Using oxygen as bits

The layered structure of tantalum oxide, multilayer graphene and platinum used for a new type of memory developed at Rice University. Credit: Rice University

Researchers are still looking for ways to store data in denser, cheaper and faster ways as more and more data are being produced.

At Rice University a team of researchers has found a way to use the displacement of oxygen atoms by an electric field as a way to store 0's and 1's.

Researchers have created a 250nm thick sandwich of multilayers of tantalium, tantalium oxyde, platinum and graphene (deposited on a silicon oxyde) that when subjected to an electric field cause the displacement of oxygen atoms. This displacement changes the electrical characteristics of the material from a ohmic device (where current can flow in both directions) to a Schottky junction, a diode (where current can flow in just one direction).  This creates a difference that can be associated to the values of 0s and 1s.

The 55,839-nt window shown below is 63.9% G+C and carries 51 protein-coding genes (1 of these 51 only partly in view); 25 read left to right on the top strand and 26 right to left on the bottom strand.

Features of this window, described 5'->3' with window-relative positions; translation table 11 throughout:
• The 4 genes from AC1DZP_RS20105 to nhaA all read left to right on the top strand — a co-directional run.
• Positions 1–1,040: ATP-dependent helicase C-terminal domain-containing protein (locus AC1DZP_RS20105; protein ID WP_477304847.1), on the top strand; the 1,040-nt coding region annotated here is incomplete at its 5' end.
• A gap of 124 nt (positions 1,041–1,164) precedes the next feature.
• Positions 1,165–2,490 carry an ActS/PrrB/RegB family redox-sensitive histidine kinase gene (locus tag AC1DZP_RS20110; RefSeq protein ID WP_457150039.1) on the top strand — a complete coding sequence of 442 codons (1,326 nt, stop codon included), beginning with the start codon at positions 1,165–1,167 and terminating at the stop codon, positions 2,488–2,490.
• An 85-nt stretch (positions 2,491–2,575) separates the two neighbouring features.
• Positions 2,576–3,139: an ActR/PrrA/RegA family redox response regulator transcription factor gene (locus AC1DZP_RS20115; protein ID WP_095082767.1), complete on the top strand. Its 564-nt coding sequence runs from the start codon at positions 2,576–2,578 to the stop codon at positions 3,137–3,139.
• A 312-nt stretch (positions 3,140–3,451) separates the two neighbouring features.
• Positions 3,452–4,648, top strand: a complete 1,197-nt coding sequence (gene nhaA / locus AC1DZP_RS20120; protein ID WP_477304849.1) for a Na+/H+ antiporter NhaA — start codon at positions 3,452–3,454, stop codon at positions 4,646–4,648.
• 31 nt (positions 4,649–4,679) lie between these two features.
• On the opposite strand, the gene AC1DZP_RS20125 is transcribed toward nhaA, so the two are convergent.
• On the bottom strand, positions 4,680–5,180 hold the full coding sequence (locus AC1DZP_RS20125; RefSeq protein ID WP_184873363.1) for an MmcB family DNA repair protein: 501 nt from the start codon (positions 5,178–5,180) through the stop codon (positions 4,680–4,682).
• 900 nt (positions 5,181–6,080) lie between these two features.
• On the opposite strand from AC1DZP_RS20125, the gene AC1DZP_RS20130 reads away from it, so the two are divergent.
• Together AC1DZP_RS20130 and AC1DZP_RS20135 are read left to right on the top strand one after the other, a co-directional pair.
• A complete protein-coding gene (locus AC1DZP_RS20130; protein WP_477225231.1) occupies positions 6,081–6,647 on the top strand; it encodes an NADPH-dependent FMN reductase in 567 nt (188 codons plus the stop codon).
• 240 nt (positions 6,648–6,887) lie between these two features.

The architecture requires only two electrodes per circuit, whilst present silicon oxyde memories requires three electrodes, and this makes for denser storage and for an easier stacking in 3D architectures. In addition it requires 100 times less energy than conventional memories providing a further plus (heat dissipation in storage is not that important, as it is in mciroprocessors, since you, statistically, seldom access the same bit and there is no accumulation of heat that needs to be dissipated, but power consumption means cost and therefore is important).

The electrodes are made of platinum (see the figure) and by applying the voltage oxygen atoms migrate from the tantalium oxyde (a semiconductor) to the graphene layer, that acts as a barrier to both oxygen atoms on one side and platinum atoms on the other, leaving behind tantalium (a metal having ohmic characteristics). 

According to researchers this new kind of solid state memory should not be far from industrial manufacturing.

Author - Roberto Saracco

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